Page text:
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October 25-29, 2005

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Ralph McInerny



The land mass of Europe was there before the Roman Empire but it was the empire that gave it a common language and law. And it was the imperial structure that permitted the spread of Christianity through those lands the conqueror regarded as barbarian. Condescension of a linguistic sort, of course; these strange and wild people did not speak Latin. But the contrast was not simply one involving syntax and vocabulary; however bloody the conquest was, there came in its wake that precarious benefit called the pax Romana. In what Hegel would have thought to be the Cunning of Reason in history, but which is better thought of as Providence, the legions made possible the Christianizing of Europe.

Hilaire Belloc’s remark that Europe is the faith and the faith is Europe has often been misinterpreted to mean that Christianity is a regional affair. But Belloc was drawing attention to the fact that the real unification of Europe took place under the aegis of the cross. And what had been accomplished in Europe, spread far and wide in the world. St. Paul’s proud claim, civis Romanus sum, brought him to Rome in what few would have regarded as a triumphal entry. The centuries of conflict, of martyrdom, during which Christians gradually established themselves as part of the res publica, began.

The apostate Edward Gibbon, in his vast and tendentious account of the fall of the Roman empire, points the finger of accusation at the Christians. [1]Augustine, in his north African see, had confronted the same accusation in The City of God. That great and sprawling work, a tale of two cities, draws attention to the creative tension that would define the future of Europe. With Constantine, with the conversion of barbarian kings, and the eventual Holy Roman Empire, that tension may seem to be resolved, but it remained. As the 13th century turned into the 14th, Dante brooded over the matter and dreamt of two equal powers, Pope and Emperor, each deriving his power from God. A failed dream, of course. Plato saw man as the state writ small, and in any Christian there is a constant combat between his baptized and unbaptized selves, and so it was with Europe.[2]

In our chronological chauvinism, we tend to see modernity as beginning in 1789, and so no doubt it did. The proposed overthrow of prince and priest, the shallow attitude of Kant’s What is Enlightenmen?, made it clear that the future of Europe would involve a debased and secularized form of Christianity.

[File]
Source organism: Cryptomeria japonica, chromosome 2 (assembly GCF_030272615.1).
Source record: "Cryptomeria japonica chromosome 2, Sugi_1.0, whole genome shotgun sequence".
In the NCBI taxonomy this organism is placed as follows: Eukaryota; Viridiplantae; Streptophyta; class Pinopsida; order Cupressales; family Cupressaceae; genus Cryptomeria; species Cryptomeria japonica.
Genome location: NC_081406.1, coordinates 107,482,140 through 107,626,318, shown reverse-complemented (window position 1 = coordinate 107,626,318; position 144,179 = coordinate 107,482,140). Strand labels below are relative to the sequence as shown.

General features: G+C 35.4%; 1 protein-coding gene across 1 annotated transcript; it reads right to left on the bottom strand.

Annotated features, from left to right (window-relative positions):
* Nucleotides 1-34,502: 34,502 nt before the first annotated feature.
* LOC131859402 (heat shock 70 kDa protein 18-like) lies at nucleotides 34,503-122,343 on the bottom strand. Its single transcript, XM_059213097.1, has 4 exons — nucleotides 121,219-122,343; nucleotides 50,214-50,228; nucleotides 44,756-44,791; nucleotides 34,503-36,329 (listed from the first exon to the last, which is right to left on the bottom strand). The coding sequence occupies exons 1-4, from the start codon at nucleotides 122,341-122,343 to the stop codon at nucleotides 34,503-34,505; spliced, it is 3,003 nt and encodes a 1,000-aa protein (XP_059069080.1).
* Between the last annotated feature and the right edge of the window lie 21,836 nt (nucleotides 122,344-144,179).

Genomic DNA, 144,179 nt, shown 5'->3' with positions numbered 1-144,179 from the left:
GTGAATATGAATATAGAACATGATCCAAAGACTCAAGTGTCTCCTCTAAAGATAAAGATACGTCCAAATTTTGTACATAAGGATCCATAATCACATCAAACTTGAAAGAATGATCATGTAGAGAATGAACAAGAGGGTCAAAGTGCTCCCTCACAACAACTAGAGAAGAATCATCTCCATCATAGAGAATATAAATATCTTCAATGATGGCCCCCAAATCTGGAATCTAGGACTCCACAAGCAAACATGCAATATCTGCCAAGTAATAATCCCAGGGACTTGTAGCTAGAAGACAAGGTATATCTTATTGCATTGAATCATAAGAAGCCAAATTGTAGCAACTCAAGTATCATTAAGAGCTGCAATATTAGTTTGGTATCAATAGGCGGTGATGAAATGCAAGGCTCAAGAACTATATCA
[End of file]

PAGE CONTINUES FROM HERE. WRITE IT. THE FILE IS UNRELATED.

The feisty prophets of the Enlightenment invite us to consider the contrast between what was predicted and what in fact ensued. And this in turn leads me to consider those great prophetic works of the 20th century which foretold our times, sometimes with eerie presecience.

In mid-century, there were two novels whch attempted to peer into a future which has become our present. Aldous Huxley published Brave New World, and then there was George Orwell’s 1984. A common mark of these magnificent stories is that their critiques are based on secular, humanistic principles. This is even more painfully apparent in Ray Bradbury’s Fahrenheit 451 (the temperature at which paper burns).[3] Huxley foresaw the dehumanizing that would result from technology put to the Promethean purposes of man. Babies would be fashioned in laboratories, produced in graded levels, from delta to alpha, programmed for certain tasks in society. Sex becomes merely hedonistic recreation, love and fidelity not even faded memories. Huxley contrasts the denizens of this supposed rational paradise with an enclave of ordinary human, subject to age and illness, pregnancy and birth, and lingering death. In the brave new world, there is a more or less perpetual youth, an absence of illness and, eventually, euthanasia. The hero of the novel visits the enclosure of ordinary humans and there awakens in him a sense of life to which he is strangely drawn. Orwell’s future world is one of totalitarianism, of the great Leviathan obliterating individuality and privacy. It is a powerful depiction of totalitarianism. Absent from both novelistic glimpses into the future is anything remotely like religion and a transcendent goal for men.